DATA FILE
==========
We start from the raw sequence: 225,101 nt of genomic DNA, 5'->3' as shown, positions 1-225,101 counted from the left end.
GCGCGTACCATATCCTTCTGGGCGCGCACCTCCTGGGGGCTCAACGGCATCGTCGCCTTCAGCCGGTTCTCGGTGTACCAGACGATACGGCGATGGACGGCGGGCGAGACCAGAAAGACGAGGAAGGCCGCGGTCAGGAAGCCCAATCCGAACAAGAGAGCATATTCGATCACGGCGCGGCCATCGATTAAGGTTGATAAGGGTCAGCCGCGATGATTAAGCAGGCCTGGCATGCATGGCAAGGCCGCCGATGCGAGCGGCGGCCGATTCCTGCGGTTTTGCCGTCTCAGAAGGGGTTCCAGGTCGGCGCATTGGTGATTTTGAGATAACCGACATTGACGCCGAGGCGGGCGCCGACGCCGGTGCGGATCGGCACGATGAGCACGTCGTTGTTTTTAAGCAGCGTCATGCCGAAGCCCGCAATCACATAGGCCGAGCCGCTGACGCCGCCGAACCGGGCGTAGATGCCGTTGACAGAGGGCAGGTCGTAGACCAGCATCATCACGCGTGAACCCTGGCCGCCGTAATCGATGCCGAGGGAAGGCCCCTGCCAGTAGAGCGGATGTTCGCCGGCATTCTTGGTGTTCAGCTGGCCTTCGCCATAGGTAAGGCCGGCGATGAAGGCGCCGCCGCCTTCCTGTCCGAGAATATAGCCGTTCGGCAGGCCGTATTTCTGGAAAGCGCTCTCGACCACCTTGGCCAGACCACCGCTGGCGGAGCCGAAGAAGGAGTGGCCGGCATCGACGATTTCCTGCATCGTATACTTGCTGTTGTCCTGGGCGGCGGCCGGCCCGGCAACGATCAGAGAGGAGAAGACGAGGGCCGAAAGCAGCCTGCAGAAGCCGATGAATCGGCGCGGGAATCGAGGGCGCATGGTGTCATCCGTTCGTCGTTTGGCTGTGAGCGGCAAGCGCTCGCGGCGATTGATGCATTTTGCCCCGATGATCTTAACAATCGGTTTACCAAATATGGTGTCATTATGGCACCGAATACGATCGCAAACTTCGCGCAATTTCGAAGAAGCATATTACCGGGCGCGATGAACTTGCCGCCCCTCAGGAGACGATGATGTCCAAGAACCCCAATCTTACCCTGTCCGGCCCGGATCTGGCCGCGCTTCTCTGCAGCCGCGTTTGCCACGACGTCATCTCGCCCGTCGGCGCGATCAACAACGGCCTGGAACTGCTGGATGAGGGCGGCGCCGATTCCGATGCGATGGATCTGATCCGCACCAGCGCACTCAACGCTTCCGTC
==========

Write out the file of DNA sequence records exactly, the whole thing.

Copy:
We start from the raw sequence: 225,101 nt of genomic DNA, 5'->3' as shown, positions 1-225,101 counted from the left end.
GCGCGTACCATATCCTTCTGGGCGCGCACCTCCTGGGGGCTCAACGGCATCGTCGCCTTCAGCCGGTTCTCGGTGTACCAGACGATACGGCGATGGACGGCGGGCGAGACCAGAAAGACGAGGAAGGCCGCGGTCAGGAAGCCCAATCCGAACAAGAGAGCATATTCGATCACGGCGCGGCCATCGATTAAGGTTGATAAGGGTCAGCCGCGATGATTAAGCAGGCCTGGCATGCATGGCAAGGCCGCCGATGCGAGCGGCGGCCGATTCCTGCGGTTTTGCCGTCTCAGAAGGGGTTCCAGGTCGGCGCATTGGTGATTTTGAGATAACCGACATTGACGCCGAGGCGGGCGCCGACGCCGGTGCGGATCGGCACGATGAGCACGTCGTTGTTTTTAAGCAGCGTCATGCCGAAGCCCGCAATCACATAGGCCGAGCCGCTGACGCCGCCGAACCGGGCGTAGATGCCGTTGACAGAGGGCAGGTCGTAGACCAGCATCATCACGCGTGAACCCTGGCCGCCGTAATCGATGCCGAGGGAAGGCCCCTGCCAGTAGAGCGGATGTTCGCCGGCATTCTTGGTGTTCAGCTGGCCTTCGCCATAGGTAAGGCCGGCGATGAAGGCGCCGCCGCCTTCCTGTCCGAGAATATAGCCGTTCGGCAGGCCGTATTTCTGGAAAGCGCTCTCGACCACCTTGGCCAGACCACCGCTGGCGGAGCCGAAGAAGGAGTGGCCGGCATCGACGATTTCCTGCATCGTATACTTGCTGTTGTCCTGGGCGGCGGCCGGCCCGGCAACGATCAGAGAGGAGAAGACGAGGGCCGAAAGCAGCCTGCAGAAGCCGATGAATCGGCGCGGGAATCGAGGGCGCATGGTGTCATCCGTTCGTCGTTTGGCTGTGAGCGGCAAGCGCTCGCGGCGATTGATGCATTTTGCCCCGATGATCTTAACAATCGGTTTACCAAATATGGTGTCATTATGGCACCGAATACGATCGCAAACTTCGCGCAATTTCGAAGAAGCATATTACCGGGCGCGATGAACTTGCCGCCCCTCAGGAGACGATGATGTCCAAGAACCCCAATCTTACCCTGTCCGGCCCGGATCTGGCCGCGCTTCTCTGCAGCCGCGTTTGCCACGACGTCATCTCGCCCGTCGGCGCGATCAACAACGGCCTGGAACTGCTGGATGAGGGCGGCGCCGATTCCGATGCGATGGATCTGATCCGCACCAGCGCACTCAACGCTTCCGTC